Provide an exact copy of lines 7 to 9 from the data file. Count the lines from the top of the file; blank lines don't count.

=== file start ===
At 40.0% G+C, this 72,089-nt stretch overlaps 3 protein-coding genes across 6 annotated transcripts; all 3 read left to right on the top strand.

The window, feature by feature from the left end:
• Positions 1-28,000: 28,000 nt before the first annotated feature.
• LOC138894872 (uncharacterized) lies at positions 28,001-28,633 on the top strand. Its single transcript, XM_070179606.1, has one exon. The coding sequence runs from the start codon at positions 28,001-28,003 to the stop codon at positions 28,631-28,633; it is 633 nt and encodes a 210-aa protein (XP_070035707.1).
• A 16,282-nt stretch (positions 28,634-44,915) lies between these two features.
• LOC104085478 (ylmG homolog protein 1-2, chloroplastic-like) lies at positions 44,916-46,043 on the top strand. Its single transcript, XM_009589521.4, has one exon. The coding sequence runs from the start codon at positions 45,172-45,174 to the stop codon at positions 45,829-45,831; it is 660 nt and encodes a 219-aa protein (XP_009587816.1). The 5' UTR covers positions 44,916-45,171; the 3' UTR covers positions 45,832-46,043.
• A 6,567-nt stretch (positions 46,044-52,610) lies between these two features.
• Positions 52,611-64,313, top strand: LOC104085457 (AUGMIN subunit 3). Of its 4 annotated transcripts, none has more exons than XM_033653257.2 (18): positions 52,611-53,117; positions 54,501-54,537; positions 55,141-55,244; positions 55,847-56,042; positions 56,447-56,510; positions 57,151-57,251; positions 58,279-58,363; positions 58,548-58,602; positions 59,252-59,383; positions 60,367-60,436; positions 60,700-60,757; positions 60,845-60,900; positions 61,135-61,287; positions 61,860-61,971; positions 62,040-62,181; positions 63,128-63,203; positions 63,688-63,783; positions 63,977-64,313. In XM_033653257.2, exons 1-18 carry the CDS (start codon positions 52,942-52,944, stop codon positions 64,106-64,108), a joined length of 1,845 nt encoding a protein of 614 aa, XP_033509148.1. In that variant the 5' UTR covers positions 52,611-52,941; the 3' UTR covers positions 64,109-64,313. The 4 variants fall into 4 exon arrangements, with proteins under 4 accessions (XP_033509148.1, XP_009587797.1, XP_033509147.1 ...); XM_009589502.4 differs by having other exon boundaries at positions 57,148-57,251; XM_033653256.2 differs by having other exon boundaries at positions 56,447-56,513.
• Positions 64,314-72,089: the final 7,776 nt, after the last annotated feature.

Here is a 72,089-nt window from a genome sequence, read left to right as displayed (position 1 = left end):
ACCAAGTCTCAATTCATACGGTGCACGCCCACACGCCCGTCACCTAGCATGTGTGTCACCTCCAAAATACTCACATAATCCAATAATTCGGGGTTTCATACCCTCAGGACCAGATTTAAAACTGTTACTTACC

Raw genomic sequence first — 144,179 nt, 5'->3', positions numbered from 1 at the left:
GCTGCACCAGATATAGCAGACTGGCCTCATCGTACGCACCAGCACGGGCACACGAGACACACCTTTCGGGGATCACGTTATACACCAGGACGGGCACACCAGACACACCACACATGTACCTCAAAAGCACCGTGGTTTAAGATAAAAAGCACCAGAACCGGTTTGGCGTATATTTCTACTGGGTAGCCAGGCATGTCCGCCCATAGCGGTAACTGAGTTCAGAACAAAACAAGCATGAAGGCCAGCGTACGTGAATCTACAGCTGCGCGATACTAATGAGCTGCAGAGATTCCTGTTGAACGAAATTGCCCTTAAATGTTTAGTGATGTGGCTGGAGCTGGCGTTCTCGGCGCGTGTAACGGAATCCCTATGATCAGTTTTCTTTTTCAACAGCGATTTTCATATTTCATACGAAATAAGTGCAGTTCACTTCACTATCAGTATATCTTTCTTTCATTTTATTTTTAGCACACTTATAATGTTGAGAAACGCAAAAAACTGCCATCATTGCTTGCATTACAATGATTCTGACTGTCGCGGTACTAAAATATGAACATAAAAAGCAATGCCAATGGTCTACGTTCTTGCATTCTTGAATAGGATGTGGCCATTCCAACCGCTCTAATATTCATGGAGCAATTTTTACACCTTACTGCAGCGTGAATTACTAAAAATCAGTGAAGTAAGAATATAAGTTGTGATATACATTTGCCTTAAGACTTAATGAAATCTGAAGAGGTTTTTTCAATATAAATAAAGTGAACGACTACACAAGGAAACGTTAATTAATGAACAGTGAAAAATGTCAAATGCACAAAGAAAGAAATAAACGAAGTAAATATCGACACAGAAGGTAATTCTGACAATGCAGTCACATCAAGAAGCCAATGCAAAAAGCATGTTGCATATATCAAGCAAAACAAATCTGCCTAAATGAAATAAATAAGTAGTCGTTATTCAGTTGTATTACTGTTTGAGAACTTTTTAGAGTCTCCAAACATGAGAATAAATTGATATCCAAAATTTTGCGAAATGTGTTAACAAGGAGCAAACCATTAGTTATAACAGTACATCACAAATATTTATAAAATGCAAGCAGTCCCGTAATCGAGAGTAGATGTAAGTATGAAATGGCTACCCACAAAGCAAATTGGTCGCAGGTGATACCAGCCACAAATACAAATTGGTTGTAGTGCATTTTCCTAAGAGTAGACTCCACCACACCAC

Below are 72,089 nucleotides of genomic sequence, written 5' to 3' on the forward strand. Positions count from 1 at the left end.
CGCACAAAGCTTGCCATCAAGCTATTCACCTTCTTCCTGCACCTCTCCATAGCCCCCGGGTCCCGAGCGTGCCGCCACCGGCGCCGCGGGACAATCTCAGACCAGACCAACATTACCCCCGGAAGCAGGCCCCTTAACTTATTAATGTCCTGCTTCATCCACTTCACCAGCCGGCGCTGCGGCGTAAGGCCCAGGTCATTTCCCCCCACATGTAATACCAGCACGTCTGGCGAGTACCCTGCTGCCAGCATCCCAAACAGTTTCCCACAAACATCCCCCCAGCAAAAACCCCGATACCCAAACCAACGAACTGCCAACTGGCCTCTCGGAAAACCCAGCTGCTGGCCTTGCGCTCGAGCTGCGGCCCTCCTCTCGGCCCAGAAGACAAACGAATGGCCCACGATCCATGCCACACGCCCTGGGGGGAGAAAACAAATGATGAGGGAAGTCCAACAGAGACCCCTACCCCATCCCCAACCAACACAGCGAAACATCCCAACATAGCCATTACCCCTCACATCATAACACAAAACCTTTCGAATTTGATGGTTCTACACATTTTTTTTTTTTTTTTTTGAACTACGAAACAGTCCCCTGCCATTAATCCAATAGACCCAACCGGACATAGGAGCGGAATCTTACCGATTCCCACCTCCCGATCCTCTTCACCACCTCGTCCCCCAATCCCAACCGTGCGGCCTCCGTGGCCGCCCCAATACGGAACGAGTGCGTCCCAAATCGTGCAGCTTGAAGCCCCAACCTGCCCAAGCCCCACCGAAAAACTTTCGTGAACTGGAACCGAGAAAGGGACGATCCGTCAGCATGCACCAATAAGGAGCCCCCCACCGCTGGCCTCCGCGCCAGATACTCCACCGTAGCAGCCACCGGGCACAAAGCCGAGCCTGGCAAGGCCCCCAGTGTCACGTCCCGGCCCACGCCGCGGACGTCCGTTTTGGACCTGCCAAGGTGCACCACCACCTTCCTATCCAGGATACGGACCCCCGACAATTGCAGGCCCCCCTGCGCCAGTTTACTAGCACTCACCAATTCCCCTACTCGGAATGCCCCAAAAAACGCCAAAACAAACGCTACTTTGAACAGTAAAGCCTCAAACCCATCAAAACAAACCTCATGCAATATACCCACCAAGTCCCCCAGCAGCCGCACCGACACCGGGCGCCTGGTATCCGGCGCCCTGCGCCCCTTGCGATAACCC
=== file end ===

• A 6,567-nt stretch (positions 46,044-52,610) lies between these two features.
• Positions 52,611-64,313, top strand: LOC104085457 (AUGMIN subunit 3). Of its 4 annotated transcripts, none has more exons than XM_033653257.2 (18): positions 52,611-53,117; positions 54,501-54,537; positions 55,141-55,244; positions 55,847-56,042; positions 56,447-56,510; positions 57,151-57,251; positions 58,279-58,363; positions 58,548-58,602; positions 59,252-59,383; positions 60,367-60,436; positions 60,700-60,757; positions 60,845-60,900; positions 61,135-61,287; positions 61,860-61,971; positions 62,040-62,181; positions 63,128-63,203; positions 63,688-63,783; positions 63,977-64,313. In XM_033653257.2, exons 1-18 carry the CDS (start codon positions 52,942-52,944, stop codon positions 64,106-64,108), a joined length of 1,845 nt encoding a protein of 614 aa, XP_033509148.1. In that variant the 5' UTR covers positions 52,611-52,941; the 3' UTR covers positions 64,109-64,313. The 4 variants fall into 4 exon arrangements, with proteins under 4 accessions (XP_033509148.1, XP_009587797.1, XP_033509147.1 ...); XM_009589502.4 differs by having other exon boundaries at positions 57,148-57,251; XM_033653256.2 differs by having other exon boundaries at positions 56,447-56,513.
• Positions 64,314-72,089: the final 7,776 nt, after the last annotated feature.